If you replaced the race with any other, the response would be louder, with solidarity on every side. Asian? No one cares. Literally and statistically, no one cares. Worst of all, it appears that Asians don’t care, either. It’s always a surprise when we speak up. You can drag an Asian-American off an airplane, and the most noise you’ll hear from other Asians is that they just don’t want to be seen as noisy and displeasing. 


The thing is, there are no shortage of Asian-American men who are physically and intellectually desirable, who could portray themselves as fully living beings with compelling stories and relatable conflicts. Is it possible that the mainstream, for all its talk about diversity, is afraid of encountering a man who is both Asian-American and attractive? Is it simply intolerable to witness an Asian-American switch lanes between the sidekick and the star? Has the Asian-American male been permanently imprinted as comic relief or Karate expert? Is it too culturally explosive to pair an Asian-American male with a non-Asian female? Can we really handle an Asian alpha male who gets the girl at the end? (Much less a non-Asian female lead get an Asian guy at the end?)

I have to admit that some of this is on us. No, I don’t mean that we brought it on ourselves. I would never, ever perpetuate blaming the victim. I mean that we can still fight against the pervasive, seemingly impermeable walls around the identity of the Asian male, by reaching and demanding for more challenging roles in every sphere of media. The shift in perception of the Asian-American male coincides with a shift in self-perception. 

Is it also possible to take a creative risk without guarantees? I know today’s market is less likely to pave new ground, with its risk-averse eye on sequels and reboots and recycling the same tale, but I wonder how we can tell new tales without resorting to the cheapest, easiest cliches, without exploiting Asian culture for “mystical credibility” but celebrating its uniqueness with a thoughtful exploration of both its treasures and its trials.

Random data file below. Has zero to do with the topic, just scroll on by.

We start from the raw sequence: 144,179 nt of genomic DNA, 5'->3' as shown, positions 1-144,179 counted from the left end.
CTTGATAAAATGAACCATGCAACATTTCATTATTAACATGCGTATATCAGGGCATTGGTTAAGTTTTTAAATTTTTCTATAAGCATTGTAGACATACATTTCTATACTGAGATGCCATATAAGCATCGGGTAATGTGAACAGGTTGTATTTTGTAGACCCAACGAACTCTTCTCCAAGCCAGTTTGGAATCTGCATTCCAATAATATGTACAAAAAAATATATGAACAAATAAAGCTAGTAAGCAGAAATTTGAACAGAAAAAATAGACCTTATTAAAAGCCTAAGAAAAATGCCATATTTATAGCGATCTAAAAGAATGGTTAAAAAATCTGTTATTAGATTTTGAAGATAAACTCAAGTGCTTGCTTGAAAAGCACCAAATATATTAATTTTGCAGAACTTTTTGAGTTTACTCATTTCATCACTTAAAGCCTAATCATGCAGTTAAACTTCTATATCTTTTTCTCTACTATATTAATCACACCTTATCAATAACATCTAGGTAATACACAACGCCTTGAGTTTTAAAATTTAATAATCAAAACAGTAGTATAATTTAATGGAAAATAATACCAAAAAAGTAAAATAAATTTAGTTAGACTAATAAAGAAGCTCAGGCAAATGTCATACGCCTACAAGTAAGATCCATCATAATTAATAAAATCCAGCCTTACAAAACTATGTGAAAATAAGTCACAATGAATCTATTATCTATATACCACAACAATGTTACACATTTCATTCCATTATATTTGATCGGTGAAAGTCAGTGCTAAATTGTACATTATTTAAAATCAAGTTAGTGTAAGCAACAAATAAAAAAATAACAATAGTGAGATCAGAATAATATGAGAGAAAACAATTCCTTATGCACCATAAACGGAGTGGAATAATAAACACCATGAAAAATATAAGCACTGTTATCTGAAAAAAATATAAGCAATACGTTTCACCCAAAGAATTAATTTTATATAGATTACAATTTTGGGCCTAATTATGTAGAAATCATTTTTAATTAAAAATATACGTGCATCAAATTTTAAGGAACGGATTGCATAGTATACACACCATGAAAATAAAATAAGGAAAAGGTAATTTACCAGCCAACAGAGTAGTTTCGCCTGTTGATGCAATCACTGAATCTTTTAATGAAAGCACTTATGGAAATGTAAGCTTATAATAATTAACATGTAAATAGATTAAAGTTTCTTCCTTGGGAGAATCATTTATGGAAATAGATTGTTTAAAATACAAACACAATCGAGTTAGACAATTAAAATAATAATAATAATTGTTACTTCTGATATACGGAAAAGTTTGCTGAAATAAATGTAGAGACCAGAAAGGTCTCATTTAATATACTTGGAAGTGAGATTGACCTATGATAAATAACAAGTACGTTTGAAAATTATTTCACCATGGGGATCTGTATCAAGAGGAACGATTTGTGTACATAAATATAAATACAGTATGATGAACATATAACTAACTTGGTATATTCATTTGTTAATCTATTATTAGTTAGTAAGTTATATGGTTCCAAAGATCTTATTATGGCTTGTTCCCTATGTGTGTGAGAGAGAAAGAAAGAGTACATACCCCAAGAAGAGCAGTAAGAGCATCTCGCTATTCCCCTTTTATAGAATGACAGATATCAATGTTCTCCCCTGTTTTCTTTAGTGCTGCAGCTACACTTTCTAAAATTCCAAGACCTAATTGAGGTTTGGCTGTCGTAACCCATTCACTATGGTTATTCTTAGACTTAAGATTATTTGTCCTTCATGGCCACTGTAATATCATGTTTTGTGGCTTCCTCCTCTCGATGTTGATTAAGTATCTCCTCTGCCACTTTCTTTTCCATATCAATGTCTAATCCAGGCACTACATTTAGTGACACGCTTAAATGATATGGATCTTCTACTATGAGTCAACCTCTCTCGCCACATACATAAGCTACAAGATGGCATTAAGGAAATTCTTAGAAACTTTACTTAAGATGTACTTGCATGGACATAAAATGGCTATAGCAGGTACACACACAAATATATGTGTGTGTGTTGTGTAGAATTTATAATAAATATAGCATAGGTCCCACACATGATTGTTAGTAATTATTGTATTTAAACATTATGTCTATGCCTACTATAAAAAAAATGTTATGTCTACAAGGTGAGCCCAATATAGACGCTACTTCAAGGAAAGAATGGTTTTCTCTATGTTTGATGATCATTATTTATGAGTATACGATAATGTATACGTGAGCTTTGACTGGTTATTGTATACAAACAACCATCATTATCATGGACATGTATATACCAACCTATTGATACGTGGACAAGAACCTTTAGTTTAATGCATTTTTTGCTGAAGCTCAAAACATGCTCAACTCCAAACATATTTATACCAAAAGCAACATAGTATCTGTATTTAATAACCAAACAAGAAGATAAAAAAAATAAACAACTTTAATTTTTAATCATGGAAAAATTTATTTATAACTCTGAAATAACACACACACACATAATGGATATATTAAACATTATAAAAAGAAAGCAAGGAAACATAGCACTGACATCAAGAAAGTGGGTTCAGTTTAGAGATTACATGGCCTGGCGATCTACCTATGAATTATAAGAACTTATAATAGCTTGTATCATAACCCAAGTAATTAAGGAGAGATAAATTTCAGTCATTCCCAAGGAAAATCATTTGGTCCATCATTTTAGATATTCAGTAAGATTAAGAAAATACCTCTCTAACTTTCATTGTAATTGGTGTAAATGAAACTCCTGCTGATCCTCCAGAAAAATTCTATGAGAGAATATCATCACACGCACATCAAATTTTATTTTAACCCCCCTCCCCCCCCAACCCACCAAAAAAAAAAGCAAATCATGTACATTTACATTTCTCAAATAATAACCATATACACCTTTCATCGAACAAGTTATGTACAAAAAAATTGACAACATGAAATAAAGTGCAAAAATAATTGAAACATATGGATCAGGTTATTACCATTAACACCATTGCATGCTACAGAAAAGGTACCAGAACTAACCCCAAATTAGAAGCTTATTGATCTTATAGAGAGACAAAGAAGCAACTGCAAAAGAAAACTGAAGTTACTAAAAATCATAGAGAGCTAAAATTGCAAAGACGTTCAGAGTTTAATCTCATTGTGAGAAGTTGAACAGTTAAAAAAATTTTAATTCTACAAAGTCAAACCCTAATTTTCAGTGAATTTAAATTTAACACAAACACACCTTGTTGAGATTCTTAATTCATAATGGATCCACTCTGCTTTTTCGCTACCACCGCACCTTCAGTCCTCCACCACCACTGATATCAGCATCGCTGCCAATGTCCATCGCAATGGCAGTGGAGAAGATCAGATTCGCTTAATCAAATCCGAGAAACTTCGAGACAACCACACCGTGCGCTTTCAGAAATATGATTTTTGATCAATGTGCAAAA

I’ll leave you with a quote from Lewis Tan, the half-Asian-American actor who was rejected for the role of Iron Fist. In a recent interview, he says:

“I’ve turned down a couple roles. My agents will tell you when I first signed with them, I turned down the first three or four things that came up. I’ve just turned down roles that were super-stereotypically Asian that I didn’t feel represented me and I didn’t want to do. Not to necessarily say they’re bad roles, but it just wasn’t me. I’m not going to do this dorky Asian accent and just play someone in the background. That’s not why I’m here to act. I’m here to represent and to make stories that I believe in and to achieve new things in the industry.”


J.S. Park

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18 thoughts on “Ugly Asian Male: On Being the Least Attractive Guy in the Room

    1. “When was the last time you saw an Asian male kiss a non-Asian female in a movie or TV show? ”

      Spoiler alert:
      My first thought is of the end of the movie “The Replacement Killers.” I wanted the two characters, John Lee & Met Coburn, to kiss soo badly. They seemed to have such chemistry. But that doesn’t answer your question.

      The last time I recall an actual romantic relationship like you describe was in the series “Rising Son.” (early 199 0s, I think). Russel Wong’s character had a long-term relationship with a fellow musician who was Caucasian (Keri Russell, I think). Of course, they were both extraordinarily gorgeous. Anyway, they did more than kiss on screen (**fans self**). It was a good series, IMO, about two Chinese immigrants (brothers) trying to find a life and love, and overcome the contention in their relationship to each other.

      The first Asian-American performer who I recall noticing was George Takei as Sulu on classic Star Trek. I can’t forgot his performance in “The Naked Time.”

      I hope things change. Soon. And I’m sorry that you’re between cultures. God bless you, brother.

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      1. Thank you, Jen. George Takei was fantastic as Sulu. I also wish Russell Wong had become more of a star, I really thought he could’ve been an A-lister, but maybe the world wasn’t ready for that.